Issue of subordinated bonds

In December 2013 and 2014 the Bank issued subordinated bonds worth PLN 500 million and PLN 750 million. The funds from the issue in December 2013 amounting to PLN 500 million were recognised in total as Tier 2 capital. In January 2015 the PFSA gave consent to recognising as the supplementary capital the amount obtained by the Bank through the issue in December 2014 totalling PLN 750 million.

Moreover, in March 2014 the Bank conducted early redemption of subordinated bonds with a nominal value of CHF 90 million. The Bank conducted the said redemption in view of the entry into force of Regulation (EU) No 575/2013 of the European Parliament and of the Council of June 26, 2013 on prudential requirements for credit institutions and investment firms, because those bonds were not fully taken into account in calculating Tier 2 capital.

Due to the actions of the Bank and regulatory changes, the supplementary capital taken into account in calculating Tier 2 capital amounted to PLN 1.6 billion at the end of 2014. For more information on the capital structure and issue of subordinated bonds please see chapter 6. mBank Group capital and funding.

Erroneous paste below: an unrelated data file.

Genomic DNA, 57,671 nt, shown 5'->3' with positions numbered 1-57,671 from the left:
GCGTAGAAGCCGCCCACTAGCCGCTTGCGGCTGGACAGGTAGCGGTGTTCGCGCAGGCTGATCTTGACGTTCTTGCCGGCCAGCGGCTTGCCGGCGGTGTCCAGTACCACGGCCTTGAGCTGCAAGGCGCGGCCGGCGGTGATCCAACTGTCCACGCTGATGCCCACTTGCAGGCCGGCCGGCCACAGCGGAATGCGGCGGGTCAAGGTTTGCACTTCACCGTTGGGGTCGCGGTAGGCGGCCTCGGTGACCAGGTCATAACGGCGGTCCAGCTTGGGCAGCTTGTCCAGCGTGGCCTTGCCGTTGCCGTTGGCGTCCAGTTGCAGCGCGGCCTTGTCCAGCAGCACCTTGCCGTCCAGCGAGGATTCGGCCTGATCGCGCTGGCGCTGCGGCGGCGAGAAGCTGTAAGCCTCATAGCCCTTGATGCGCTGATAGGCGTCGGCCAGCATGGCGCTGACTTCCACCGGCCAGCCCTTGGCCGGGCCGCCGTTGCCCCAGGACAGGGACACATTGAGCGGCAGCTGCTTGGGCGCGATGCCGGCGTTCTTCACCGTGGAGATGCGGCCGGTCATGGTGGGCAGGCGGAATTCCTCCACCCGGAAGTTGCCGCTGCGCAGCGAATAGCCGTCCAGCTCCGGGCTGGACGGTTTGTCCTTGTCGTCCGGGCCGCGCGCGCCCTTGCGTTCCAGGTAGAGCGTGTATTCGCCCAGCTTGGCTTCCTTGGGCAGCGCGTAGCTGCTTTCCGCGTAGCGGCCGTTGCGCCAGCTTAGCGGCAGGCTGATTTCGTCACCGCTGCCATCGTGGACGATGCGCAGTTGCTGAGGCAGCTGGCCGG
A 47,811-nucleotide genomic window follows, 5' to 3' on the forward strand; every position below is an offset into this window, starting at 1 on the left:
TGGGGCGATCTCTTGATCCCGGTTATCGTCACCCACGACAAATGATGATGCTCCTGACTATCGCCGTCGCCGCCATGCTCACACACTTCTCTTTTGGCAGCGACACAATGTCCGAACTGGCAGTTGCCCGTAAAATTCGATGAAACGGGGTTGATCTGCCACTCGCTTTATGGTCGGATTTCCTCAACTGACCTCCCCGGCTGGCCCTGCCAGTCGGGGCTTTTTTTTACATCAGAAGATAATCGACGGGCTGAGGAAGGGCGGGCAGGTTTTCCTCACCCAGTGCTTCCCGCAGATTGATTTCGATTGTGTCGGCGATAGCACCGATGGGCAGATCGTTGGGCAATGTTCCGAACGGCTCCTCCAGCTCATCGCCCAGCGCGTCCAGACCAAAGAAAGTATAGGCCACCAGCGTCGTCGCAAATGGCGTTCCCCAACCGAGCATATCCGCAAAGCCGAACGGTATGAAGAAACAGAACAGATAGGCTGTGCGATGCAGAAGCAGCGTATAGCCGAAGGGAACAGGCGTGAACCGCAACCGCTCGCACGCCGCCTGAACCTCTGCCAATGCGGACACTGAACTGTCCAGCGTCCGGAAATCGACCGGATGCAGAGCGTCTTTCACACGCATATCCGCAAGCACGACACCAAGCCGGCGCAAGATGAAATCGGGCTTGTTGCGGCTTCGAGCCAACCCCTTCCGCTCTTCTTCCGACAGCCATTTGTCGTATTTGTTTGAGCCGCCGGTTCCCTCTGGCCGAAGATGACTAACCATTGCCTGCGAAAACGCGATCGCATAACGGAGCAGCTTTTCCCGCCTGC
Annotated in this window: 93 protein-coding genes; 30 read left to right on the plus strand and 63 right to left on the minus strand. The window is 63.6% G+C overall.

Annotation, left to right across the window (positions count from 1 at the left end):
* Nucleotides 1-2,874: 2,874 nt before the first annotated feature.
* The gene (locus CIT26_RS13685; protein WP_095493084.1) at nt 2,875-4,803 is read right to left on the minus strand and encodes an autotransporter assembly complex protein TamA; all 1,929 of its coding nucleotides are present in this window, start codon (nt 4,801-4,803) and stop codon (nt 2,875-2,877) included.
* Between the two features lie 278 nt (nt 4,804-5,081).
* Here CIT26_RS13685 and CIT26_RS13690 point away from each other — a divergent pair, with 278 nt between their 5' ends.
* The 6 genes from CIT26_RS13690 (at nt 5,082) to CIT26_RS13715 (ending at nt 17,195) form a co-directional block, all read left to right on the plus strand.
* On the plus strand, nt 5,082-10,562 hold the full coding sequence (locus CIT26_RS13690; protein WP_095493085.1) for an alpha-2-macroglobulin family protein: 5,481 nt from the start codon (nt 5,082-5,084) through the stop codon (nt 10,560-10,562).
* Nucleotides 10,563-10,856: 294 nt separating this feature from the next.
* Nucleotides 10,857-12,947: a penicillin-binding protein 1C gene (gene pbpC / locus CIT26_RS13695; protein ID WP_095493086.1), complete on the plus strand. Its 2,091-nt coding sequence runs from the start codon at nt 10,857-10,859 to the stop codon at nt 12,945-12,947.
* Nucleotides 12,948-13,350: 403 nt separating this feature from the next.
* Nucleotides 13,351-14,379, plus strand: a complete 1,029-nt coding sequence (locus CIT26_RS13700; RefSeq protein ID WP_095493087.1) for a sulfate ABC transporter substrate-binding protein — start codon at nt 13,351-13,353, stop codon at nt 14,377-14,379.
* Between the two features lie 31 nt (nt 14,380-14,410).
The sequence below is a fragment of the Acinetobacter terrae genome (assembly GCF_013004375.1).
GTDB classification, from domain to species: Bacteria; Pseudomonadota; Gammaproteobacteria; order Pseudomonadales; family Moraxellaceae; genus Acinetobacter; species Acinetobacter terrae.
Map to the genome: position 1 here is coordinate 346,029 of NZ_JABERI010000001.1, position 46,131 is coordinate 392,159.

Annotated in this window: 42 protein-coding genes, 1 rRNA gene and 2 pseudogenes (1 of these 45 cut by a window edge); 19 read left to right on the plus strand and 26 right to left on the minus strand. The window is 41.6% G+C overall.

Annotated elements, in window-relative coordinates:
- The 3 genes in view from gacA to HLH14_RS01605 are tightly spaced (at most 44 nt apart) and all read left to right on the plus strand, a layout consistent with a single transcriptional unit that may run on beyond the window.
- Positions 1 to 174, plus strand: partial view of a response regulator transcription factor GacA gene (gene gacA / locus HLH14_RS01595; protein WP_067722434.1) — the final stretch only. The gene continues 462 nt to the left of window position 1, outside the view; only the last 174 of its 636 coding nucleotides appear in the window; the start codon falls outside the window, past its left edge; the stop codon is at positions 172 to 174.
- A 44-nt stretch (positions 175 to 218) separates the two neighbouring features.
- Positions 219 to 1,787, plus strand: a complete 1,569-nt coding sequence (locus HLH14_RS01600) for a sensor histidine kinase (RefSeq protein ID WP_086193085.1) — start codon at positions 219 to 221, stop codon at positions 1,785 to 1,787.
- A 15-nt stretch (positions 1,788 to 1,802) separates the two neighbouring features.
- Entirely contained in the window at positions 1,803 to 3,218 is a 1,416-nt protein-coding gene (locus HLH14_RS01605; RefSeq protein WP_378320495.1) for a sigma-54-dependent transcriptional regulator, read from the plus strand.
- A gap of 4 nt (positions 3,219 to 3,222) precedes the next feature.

The chart below illustrates the development of capital ratios of mBank Group between 2008 and 2014.

 

1.5.2. Financing of operations

In 2008 the main source of financing of mBank’s operations, apart from deposits of retail and corporate clients, were medium- and long-term loans denominated in foreign currencies, taken out with mBank’s strategic investor, Commerzbank, and with other banks. The loans were extended mainly in CHF and EUR and financed lending in those currencies. Simultaneously, the loan to deposit ratio of mBank Group was one of the highest on the market and amounted to 138% at the end of 2008.

The “One Bank” Strategy for the years 2012-2016 aims at optimising the Bank’s balance sheet with regard to its profitability and structure by increasing the share of client deposit financing, further diversification of the financing base and increasing the share of assets with higher profitability. The expiring loans taken out with Commerzbank are not being renewed and the Bank is focusing on long-term sources of financing by issuing bonds and covered bonds.

EMTN issue programme

In 2012 BRE Finance France S.A. (as the issuer, currently mFinance France) and mBank (as the issue underwriter) signed an agreement on a Euro Medium Term Notes (EMTN) issue programme for a total amount of up to EUR 2 billion, increased to EUR 3 billion in 2014. The aim of the programme is the issue of debt securities in many tranches and currencies, with a diversified interest structure. For more information on the issue of bonds within the EMTN programme please see chapter 6. mBank Group capital and funding.

Increasing the share of client deposit financing